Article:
Fall term - March 1
Winter term - August 1
All Summer terms - November 15
Students who transfer from a PhD to master’s program may request the transfer of academic credits (course grades) and a financial credit associated with the academic credits. Additional financial credits (for tuition paid above the academic credits) will be assessed upon completion of the master’s degree and upon request. All other transfers (e.g. master’s to master’s) are assessed and awarded at the time of transfer. All transfer credit requests should be made in the first term.
Students with a second “C” or an “F” are required to either repeat or replace the problematic course in the “Recommendation on Academic Standing” request. In cases where the recommendation is to replace the course the replacement must be taken after the approval of the recommendation (i.e. a current or previous course cannot be used as the replacement).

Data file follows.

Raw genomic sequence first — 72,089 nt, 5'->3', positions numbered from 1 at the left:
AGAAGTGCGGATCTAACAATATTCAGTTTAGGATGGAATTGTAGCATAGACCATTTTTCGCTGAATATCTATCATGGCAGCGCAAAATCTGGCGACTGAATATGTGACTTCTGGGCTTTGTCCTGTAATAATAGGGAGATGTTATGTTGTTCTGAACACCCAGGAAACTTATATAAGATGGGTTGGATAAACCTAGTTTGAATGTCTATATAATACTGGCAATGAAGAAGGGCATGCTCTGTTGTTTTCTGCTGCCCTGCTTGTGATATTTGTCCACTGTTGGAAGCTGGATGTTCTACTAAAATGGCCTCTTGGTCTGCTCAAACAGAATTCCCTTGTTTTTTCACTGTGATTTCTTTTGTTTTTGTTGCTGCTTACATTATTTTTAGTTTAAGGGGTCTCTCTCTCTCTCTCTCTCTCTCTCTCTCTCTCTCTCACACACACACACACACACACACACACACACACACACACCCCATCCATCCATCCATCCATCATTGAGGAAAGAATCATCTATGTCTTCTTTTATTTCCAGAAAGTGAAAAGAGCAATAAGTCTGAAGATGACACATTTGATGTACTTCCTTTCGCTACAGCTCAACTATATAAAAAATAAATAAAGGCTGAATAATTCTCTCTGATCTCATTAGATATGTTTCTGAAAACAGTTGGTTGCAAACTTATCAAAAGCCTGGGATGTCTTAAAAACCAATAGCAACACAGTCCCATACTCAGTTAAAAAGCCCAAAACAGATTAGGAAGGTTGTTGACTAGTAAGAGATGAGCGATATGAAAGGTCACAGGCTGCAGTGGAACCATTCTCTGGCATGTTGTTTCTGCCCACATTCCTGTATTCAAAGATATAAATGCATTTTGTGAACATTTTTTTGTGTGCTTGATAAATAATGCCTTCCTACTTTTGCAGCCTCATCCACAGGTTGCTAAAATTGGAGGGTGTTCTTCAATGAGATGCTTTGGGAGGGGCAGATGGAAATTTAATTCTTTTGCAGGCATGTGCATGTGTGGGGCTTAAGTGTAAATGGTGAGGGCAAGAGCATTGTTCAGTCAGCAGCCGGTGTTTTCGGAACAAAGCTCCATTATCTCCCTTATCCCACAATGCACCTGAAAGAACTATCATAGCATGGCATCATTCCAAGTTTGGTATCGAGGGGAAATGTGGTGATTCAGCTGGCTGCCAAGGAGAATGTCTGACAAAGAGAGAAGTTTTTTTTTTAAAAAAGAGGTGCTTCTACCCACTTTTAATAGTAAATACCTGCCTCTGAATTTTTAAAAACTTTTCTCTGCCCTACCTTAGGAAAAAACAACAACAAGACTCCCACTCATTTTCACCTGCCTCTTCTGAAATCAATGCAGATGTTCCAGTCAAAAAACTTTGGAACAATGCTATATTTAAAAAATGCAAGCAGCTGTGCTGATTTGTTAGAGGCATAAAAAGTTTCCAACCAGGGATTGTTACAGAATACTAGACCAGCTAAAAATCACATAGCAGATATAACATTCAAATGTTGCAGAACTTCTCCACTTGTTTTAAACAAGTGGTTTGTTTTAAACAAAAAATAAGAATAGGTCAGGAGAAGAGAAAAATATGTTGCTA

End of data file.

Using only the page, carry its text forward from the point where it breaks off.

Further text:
Please note, many program directors and program assistants are still listed as having Alcor email addresses. Please verify and update (if necessary) your contact information in the GPD/GPA listing. Also, programs are encouraged to use “positional” email addresses (e.g. GPD_Hist@Concordia.ca) rather than personal addresses to facilitate transition between GPD’s etc.
August 7, 2012
Current time limits for graduate programs at Concordia are approximately twice as long as the optimal time to completion. Therefore, the need for Time Limit Extensions (TLE) is expected to be exceptional. The current time limits can be found in the Calendar